Step parenting not what you expected

You and your new spouse hope that your blended family will provide the kind of loving and nurturing environment you all want and deserve. You want it to supply the missing pieces in all your lives and your hearts caused by the losses of divorce or parental death. The problem is, even though you are all together now, you feel surprisingly isolated and alone. Your biological kids are acting out in ways you have not seen for years, unhappy sharing you and their space with a step parent and step siblings. Your step kids act like you are invisible, or like you are the enemy. They speak to you rudely and treat you like a piece of furniture. They roll their eyes when you speak, ignore what you have just said, and dare you to do something about it!

Parenting by guilt or by fear

This certainly is not what you had in mind when you formed your blended family! When you try to tell your partner how rude or defiant his or her kids are being, you are reminded that they are just kids. You feel angry and misunderstood. Later on, your partner explains that being strict is hard when the kids only come over on weekends and holidays, and if it is not fun for them, they may not want to come. This argument against discipline might be filed under the category of Parenting by Guilt, cross-referenced with Parenting by Fear. Neither method does anyone any good, either in the long run, or for the short term.

You deserve respect in your blended family home

The biggest challenge step parents face is lack of respect from the step kids, and negligible support from their partners. It is truly difficult to invest in a marriage and a blended family if you feel disrespected and unappreciated.  It is easy to understand why many step parents consider giving up, especially if their blended family partner always defends the kids and acts like it is your fault when they misbehave. Partners who ally themselves with children against a step parent miss the promise of a strong couple relationship that can lend stability to children thrown into a blended family.  You are tired of being disrespected, and ready to lay down the law. Or worse yet, you are ready to pack your bags and leave.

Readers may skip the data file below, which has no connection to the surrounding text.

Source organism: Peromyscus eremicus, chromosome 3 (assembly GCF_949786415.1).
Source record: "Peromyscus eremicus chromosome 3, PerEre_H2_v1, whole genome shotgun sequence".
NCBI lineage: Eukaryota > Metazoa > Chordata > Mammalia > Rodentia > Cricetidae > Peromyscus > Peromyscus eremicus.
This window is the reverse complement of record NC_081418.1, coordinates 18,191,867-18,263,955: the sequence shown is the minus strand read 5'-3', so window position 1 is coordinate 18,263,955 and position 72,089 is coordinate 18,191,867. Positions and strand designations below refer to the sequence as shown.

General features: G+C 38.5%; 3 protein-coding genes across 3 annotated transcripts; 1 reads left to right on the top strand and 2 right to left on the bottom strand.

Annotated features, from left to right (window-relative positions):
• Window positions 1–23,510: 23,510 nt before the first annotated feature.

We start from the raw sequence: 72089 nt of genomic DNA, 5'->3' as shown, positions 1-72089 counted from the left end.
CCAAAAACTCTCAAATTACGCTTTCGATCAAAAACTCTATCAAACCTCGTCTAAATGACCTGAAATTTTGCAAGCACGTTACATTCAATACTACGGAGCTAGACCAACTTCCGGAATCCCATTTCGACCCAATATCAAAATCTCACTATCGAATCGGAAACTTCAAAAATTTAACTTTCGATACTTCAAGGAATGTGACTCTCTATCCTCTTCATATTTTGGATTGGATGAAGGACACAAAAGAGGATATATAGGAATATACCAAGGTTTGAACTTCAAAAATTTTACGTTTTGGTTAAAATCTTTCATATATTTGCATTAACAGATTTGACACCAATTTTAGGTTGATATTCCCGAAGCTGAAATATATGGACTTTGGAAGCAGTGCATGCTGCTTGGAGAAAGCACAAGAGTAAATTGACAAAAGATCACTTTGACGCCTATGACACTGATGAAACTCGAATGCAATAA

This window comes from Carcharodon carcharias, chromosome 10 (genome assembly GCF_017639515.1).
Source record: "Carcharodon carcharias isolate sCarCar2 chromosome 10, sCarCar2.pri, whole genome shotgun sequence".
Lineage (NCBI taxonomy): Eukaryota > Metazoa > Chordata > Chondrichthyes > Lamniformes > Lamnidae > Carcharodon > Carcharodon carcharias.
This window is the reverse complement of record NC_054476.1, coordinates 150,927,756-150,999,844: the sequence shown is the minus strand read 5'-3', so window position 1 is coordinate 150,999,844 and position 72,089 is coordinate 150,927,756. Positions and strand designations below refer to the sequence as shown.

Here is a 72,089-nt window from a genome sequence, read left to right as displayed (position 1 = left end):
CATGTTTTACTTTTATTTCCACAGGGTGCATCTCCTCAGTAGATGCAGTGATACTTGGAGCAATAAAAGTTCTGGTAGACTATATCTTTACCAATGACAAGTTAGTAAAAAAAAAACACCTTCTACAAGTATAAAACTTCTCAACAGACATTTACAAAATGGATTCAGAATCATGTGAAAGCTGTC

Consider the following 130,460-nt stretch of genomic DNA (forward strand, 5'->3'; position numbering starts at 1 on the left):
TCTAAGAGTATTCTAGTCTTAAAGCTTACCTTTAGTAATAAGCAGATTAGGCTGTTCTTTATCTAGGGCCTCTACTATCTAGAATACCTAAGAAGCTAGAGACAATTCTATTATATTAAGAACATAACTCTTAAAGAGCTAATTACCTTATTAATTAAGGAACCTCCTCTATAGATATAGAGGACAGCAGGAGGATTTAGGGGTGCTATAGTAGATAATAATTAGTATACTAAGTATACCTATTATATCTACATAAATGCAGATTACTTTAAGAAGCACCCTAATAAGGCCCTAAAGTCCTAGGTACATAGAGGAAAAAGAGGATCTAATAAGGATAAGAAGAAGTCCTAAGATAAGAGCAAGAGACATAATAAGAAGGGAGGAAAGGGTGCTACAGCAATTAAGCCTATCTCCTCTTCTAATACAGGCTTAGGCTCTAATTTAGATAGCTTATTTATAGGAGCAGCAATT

Hold on there a minute

Before you pack your bags and leave, remember that there is a solution. Voice your unhappiness with the situation, and your disappointment, clearly, concisely, and without attacking either your partner or their kids. Arrange a special meeting away from the kids so that you two can talk without distractions.  Plan what you are going to say. Do not get angry, cry, or threaten to leave. Here are some topics you should consider:

  • Boundaries. Set clear boundaries on what behaviors you will and will not accept. Explain exactly what bothers you, being sure to tell your partner why it bothers you and how the behavior makes you feel. Ask him or her for suggestions on how to deal with their kids. Children need boundaries, and have a grudging respect for parents who set and defend them.
  • Choose your battles. Discuss what behaviors you are willing to allow and what is non-negotiable. Choose your battles, and make sure the consequences of rule-breaking fit the infraction.
  • Written rules. Work with your partner to create a clear and concise set of rules. As you decide on rules, be sure that you and your partner are united. Kids know a weak spot when they see it, and are experts at using your weaknesses to get their way. If you and your partner cannot agree on clear boundaries, you risk raising children who habitually push the limits to see how much they can get away with.
  • Be consistent with your follow through. One of the biggest mistakes parents and step parents make is to punish a child for something one day, and let it slide the next. When you are inconsistent, you teach your children to disregard authority; not just parents, but teachers, supervisors, and police too.

Stand up for yourself. Show your partner and your kids that you respect yourself, by standing up for what is important, and by being clear and consistent about what you want. Over time, your family will come closer together, and you will begin to enjoy being together, building stronger relationships, and feeling more like a family. Give yourself and your blended family members the respect you all deserve. Mutual respect is the most important value a blended family can support. When mutual respect is the by-word of blended family life, the kind of loving and nurturing environment we all want and deserve can be possible. If you need more assistance, contact The Blended and Step Family Resource Center.